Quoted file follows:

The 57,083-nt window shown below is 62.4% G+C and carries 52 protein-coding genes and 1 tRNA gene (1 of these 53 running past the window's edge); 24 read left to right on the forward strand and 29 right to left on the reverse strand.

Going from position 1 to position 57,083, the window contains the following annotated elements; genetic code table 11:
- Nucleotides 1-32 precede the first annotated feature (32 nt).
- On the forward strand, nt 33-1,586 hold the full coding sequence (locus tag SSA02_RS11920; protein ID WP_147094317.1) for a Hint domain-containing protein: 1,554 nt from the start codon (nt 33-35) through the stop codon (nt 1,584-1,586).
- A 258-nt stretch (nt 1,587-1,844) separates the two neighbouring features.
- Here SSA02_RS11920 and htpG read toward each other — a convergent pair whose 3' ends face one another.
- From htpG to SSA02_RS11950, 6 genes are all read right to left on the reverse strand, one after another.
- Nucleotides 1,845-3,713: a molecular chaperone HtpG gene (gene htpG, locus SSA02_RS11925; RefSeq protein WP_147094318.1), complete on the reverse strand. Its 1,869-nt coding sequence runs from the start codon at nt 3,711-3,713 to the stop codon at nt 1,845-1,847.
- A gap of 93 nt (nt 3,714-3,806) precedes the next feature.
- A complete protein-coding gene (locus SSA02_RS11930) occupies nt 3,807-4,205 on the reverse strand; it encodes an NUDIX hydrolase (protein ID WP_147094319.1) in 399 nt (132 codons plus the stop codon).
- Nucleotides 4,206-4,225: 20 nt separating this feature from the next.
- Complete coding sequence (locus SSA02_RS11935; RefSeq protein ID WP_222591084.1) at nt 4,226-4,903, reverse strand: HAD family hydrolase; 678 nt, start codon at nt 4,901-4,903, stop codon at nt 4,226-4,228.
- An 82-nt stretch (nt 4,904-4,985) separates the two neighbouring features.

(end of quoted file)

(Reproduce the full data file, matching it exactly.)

The 57,083-nt window shown below is 62.4% G+C and carries 52 protein-coding genes and 1 tRNA gene (1 of these 53 running past the window's edge); 24 read left to right on the forward strand and 29 right to left on the reverse strand.

Going from position 1 to position 57,083, the window contains the following annotated elements; genetic code table 11:
- Nucleotides 1-32 precede the first annotated feature (32 nt).
- On the forward strand, nt 33-1,586 hold the full coding sequence (locus tag SSA02_RS11920; protein ID WP_147094317.1) for a Hint domain-containing protein: 1,554 nt from the start codon (nt 33-35) through the stop codon (nt 1,584-1,586).
- A 258-nt stretch (nt 1,587-1,844) separates the two neighbouring features.
- Here SSA02_RS11920 and htpG read toward each other — a convergent pair whose 3' ends face one another.
- From htpG to SSA02_RS11950, 6 genes are all read right to left on the reverse strand, one after another.
- Nucleotides 1,845-3,713: a molecular chaperone HtpG gene (gene htpG, locus SSA02_RS11925; RefSeq protein WP_147094318.1), complete on the reverse strand. Its 1,869-nt coding sequence runs from the start codon at nt 3,711-3,713 to the stop codon at nt 1,845-1,847.
- A gap of 93 nt (nt 3,714-3,806) precedes the next feature.
- A complete protein-coding gene (locus SSA02_RS11930) occupies nt 3,807-4,205 on the reverse strand; it encodes an NUDIX hydrolase (protein ID WP_147094319.1) in 399 nt (132 codons plus the stop codon).
- Nucleotides 4,206-4,225: 20 nt separating this feature from the next.
- Complete coding sequence (locus SSA02_RS11935; RefSeq protein ID WP_222591084.1) at nt 4,226-4,903, reverse strand: HAD family hydrolase; 678 nt, start codon at nt 4,901-4,903, stop codon at nt 4,226-4,228.
- An 82-nt stretch (nt 4,904-4,985) separates the two neighbouring features.